Thursday, April 6, 2017

"Rabbit Cake"

Annie Hartnett is a 2013 graduate of the MFA program at the University of Alabama, and was the 2013-2014 Writer-in-Residence for the Associates of the Boston Public Library. She currently teaches classes on the novel and the short story at Grub Street, an independent writing center in Boston.

Hartnett applied the Page 69 Test to Rabbit Cake, her debut novel, and reported the following:
Is page 69 representative of the entirety of Rabbit Cake? Well, there’s a lot of sex on this page, but I guess there’s sex through the book – the main character, Elvis, is only ten years old, but she’s investigating some missing pieces about her late mother’s life, and one of those is the affair her mother had. And I do like the humor on this page, and I think the humor here is representative of the book as a whole – it’s a sad book because it’s about grief, but you should laugh much more than you cry. Here’s the first section of page 69:
Late that night, I realized there was someone who could tell me if Mom had been having too much sex, or too little. I took Mom’s cellphone from its charger and went up to my room. I found him listed in her contacts under The Tongue Doctor, which she had called him when he’d been my speech therapist.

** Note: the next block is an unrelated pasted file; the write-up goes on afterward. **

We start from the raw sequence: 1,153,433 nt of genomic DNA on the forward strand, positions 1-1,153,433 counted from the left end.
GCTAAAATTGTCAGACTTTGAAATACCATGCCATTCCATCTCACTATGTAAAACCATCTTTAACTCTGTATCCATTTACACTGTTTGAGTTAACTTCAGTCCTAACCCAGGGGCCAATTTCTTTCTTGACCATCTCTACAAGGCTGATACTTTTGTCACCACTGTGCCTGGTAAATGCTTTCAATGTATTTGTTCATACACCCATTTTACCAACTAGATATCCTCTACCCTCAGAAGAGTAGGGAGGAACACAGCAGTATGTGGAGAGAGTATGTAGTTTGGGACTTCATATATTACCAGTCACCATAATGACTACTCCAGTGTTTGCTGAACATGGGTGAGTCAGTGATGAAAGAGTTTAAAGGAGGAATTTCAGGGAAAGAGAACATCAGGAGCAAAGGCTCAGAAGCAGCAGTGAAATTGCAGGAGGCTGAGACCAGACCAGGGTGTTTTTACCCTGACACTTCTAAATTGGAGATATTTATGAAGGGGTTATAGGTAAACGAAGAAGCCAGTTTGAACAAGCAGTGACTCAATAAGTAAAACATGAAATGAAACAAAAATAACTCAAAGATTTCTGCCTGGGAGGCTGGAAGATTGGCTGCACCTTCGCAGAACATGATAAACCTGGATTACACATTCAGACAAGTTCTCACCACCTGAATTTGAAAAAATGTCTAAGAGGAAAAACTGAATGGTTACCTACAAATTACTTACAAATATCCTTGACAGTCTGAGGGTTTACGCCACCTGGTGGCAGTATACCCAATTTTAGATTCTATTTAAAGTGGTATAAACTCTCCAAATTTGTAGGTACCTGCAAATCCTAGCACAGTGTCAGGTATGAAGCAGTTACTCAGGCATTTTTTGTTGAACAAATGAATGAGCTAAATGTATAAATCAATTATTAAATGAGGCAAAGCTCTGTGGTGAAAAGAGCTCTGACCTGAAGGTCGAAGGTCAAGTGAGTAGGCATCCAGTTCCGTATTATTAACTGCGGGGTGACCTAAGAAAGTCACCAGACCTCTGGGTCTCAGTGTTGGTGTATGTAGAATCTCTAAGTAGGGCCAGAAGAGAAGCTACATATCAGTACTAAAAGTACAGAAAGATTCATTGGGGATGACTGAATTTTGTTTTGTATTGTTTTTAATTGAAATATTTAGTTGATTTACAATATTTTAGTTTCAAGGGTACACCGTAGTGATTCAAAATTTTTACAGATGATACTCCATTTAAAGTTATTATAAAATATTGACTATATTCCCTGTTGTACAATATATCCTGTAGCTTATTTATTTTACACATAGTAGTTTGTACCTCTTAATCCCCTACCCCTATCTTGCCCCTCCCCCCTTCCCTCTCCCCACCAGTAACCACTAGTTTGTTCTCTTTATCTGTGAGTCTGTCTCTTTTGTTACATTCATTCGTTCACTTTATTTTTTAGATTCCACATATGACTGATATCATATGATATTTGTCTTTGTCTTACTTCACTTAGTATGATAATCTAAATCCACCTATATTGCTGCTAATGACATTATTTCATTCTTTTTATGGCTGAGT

“Tell me from the start,” I demanded, after Mr. Oakes picked up. I tried to enunciate every word I said.
In the next section of page 69 (it jumps to another event) I am pleased to see that there is a sleepwalking event, which is a huge theme in the book. The mother dies on page 1 while swimming in her sleep, and the older sister is a sleepwalker as well. That’s what’s happening in the second half of this page, the older sister has just had a bad sleepwalking episode:
I didn’t mean to fall asleep after I hung up the phone, but I woke up to yelling from the kitchen. I went running downstairs to find Dad holding Lizzie by the waist.

She had oven-mitts on both of her hands, and she appeared to be trying to climb into the oven.

“Turn the stove on ,” Dad yelled. All four gas burners were on full-blaze. The oven was set to 450 degrees. There was so much in the kitchen Lizzie could hurt herself with: knives, household cleaners, the oven.

I saw then that the rabbit cake pan was out on the counter, and Lizzie had cracked a half a dozen eggs inside. She had also set the table with the good china, and somehow she hadn’t broken one plate.

“Leave it,” Dad said, when I started cleaning up. “She should see it tomorrow.”
Another thing I like on page 69 is the father’s attempts to parent at this stage: he is completely overwhelmed after he loses his wife, but by page 69 he is a little less clueless. As the book goes on, he learns how to be a better parent without the leadership of his wife.

So overall – I’d say that the page 69 test works pretty darn well for Rabbit Cake.
Visit Annie Hartnett's website.

--Marshal Zeringue